Globe and Mail

Tuesday, June 1, 2004


Staff Writer, CNET News.com


Spending on Web services software is expected to rise tenfold to $11-billion (U.S.) worldwide in 2008, as adoption of the technology moves from large corporations to midsize and small companies, according to a report released Tuesday by IDC.

The familiar urge to cut costs and address integration problems will drive the increase, according to the report. However, adoption of the software to create a services-oriented architecture has yet to really take off.

"To date, companies have moved cautiously, but by the time 2005 and 2006 hit, it will really ramp up," said Sandra Rogers, IDC's Web services software and integration director. "Right now, large, high-end companies have adopted the technology, but it will start to filter into the mainstream."

Many companies are still assessing when and how to use Web services. The standards-based Internet middleware lets software components — such as business applications, databases and security technologies — share information with greater ease. As companies redesign their technology foundation to a services-oriented architecture, they want to improve the interoperability of their technology.

"A lot of companies want to extend their existing systems," Ms. Rogers said.

For example, a company may want to consolidate multiple versions of its order entry screen to a single screen integrated with other Web-based systems. A company may use Web services software to help extract information from legacy systems to transfer into new systems.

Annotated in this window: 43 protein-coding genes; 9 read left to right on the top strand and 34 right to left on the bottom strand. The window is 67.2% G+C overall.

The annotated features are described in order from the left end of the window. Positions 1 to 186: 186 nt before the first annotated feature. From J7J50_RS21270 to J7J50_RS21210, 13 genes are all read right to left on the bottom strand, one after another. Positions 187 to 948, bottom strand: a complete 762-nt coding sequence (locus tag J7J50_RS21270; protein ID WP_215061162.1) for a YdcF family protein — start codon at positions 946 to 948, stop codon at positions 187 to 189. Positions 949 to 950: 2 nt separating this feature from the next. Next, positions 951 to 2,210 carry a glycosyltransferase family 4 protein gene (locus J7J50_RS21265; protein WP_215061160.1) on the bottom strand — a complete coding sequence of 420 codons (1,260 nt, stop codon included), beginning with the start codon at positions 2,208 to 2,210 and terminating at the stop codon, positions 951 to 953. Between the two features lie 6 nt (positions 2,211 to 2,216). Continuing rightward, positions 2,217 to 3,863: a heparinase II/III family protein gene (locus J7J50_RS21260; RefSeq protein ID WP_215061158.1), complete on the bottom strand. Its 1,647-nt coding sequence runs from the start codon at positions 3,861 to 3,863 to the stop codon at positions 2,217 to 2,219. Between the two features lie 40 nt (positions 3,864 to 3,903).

Last year, spending on Web services software stood at $1.1-billion worldwide, according to the report. IDC expects it to reach $4.9-billion by late 2005 and climb to $11-billion by 2008.

IDC expects the penetration rate of large, North American companies using some level of Web services technology to escalate greatly over the next six years. About 97 per cent of large North American companies will have adopted some level of Web services technology by 2010, compared with 14 per cent anticipated by the end of this year, Ms. Rogers predicted.

"Right now, the end goal is to repurpose the information and simplify the environment," Rogers said. The stumbling block many smaller firms are facing is how to control various levels of information access — especially for outside parties — as data moves more freely among systems. "That is why companies are still moving cautiously. Right now, third parties are accessing things (only) in a trusted environment."




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